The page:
Tuesday, November 27, 2007


There's a new movie coming out by Morgan Spurlock, the guy who made Supersize Me. It's called What Would Jesus Buy? Just looking at the ads, I'm not sure I relate to the Reverend Billy with his white suit and platinum blond hair or to his Church of Stop Shopping Gospel Choir. But then, I'm not his target audience since I own neither flat screen TV nor ATV.

Just the question What Would Jesus Buy? brings up questions in my mind. Was Jesus concerned with global economics or the hearts of men? Would he be disappointed in the way we've turned a holiday in his memory into a commercial extravaganza? He overturned tables in the temple, upset that God's house had been turned into a den of thieves, yet he paid taxes and told others to do so, too.

I have another question for you, much less thought provoking, but we'll call it research for a current project.

If you had $8000 fall in your lap that you could blow any way you wanted to, what would you do with it? Don't be responsible here-- no paying down the mortgage or helping out the poor. You have to blow the whole wad on yourself.

How would you spend $8000?

Sunday, November 25, 2007

Non-verbal Communication

My husband and I don't always get a chance to talk about news stories that interest us. Instead, we leave CNN blips open on our shared computer desktop. There's no telling what type of story will greet me when I wake up in the morning.

It was through this sort of non-verbal communication that I learned that Bai Yun and Gao Gao's baby will be named tomorrow.

It's also how I learned about the man who is suing God, the legless chihuahuas, and the dog who adopted a litter of squirrels.

Admittedly, not earth shattering news.

In return, I leave open pictures of derelict boats that need rescuing, free stuff from craigslist, and blogs of interest.

My brother got in the act this week with a gross story about a hairball. If you really want to see it, you'll have to look it up yourself. Yuck!

I have a grandmother who still clips articles from the newspaper and sets them aside to share when I visit every 5 years or so. Sharing news via Internet is just an instant twist on an old tale.

Thursday, November 22, 2007

Giving Thanks Around the World

created at TagCrowd.com

Tuesday, November 20, 2007

Ain't Rejection Sweet?

I just got the nicest rejection. It made me feel so good. Someone from a major publishing house read my chapters and liked them. She can't use them, but she liked them and wished me the best finding another house for my work.

Ahh... sweet rejection.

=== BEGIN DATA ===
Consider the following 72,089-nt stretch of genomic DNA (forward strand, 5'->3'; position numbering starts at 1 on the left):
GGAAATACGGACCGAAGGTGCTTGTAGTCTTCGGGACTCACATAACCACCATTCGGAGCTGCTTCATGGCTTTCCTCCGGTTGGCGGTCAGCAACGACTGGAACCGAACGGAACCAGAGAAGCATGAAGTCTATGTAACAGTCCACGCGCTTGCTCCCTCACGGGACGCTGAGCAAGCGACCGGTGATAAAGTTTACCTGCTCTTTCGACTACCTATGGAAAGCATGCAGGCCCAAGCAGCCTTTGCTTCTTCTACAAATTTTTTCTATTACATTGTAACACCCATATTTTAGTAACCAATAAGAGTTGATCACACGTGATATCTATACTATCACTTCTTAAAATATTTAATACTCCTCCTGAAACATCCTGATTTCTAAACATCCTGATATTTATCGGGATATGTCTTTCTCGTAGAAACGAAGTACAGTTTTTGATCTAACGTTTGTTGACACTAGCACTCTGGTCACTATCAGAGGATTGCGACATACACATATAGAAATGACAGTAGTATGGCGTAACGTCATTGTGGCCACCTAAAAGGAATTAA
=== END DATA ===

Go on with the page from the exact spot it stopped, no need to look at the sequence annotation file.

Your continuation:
Sunday, November 18, 2007

Skipping Thanksgiving

My 5 year old has big plans. She's been counting down to Christmas since there were 52 days to go. She's down to 38 now. I'm not sure if that's right or not, but it's what she says.

She's been through the wish book and circled something on every page. She NEEDS a remote control parrot, not to mention a mermaid doll that converts to one with legs, a roller coaster kit, and anything with dragons.

"Did you know," she asked the other day, "that Christmas is Jesus' birthday?"

"I've heard that somewhere," I said.

"Why is he always a baby in the Christmas pictures? Why aren't there any grown-up pictures of Jesus on Christmas?"

"Good question."

It's not like she's seeing commercials on TV that tell her Christmas is coming. It's just in the air. I hate to break it to her that there's a whole 'nother holiday before Christmas. She must have picked up on the subtle vibe that holiday season starts in August when the stores put out the holiday displays.

I, for one, refuse to wrap any presents or sing any carols until Friday. House Rules. I want to spend the week being thankful, not greedy.

Fa la la la la la la la la.

Wednesday, November 14, 2007

Dragons and Dreams

Last night the kids and I attended a talk by Bryan Davis, author of the Dragons in Our Midst and Oracles of Fire series of books. He spoke on fantasy writing and detailed his own journey from computer geek to fiction writer. A couple of things he said stuck out to me.

1. He spent 7 years writing his first book 24 times before it was published.

2. He received over 200 rejections before he got an acceptance.

3. When his first dragon book was picked up by a publisher, the publisher came to him to ask for it.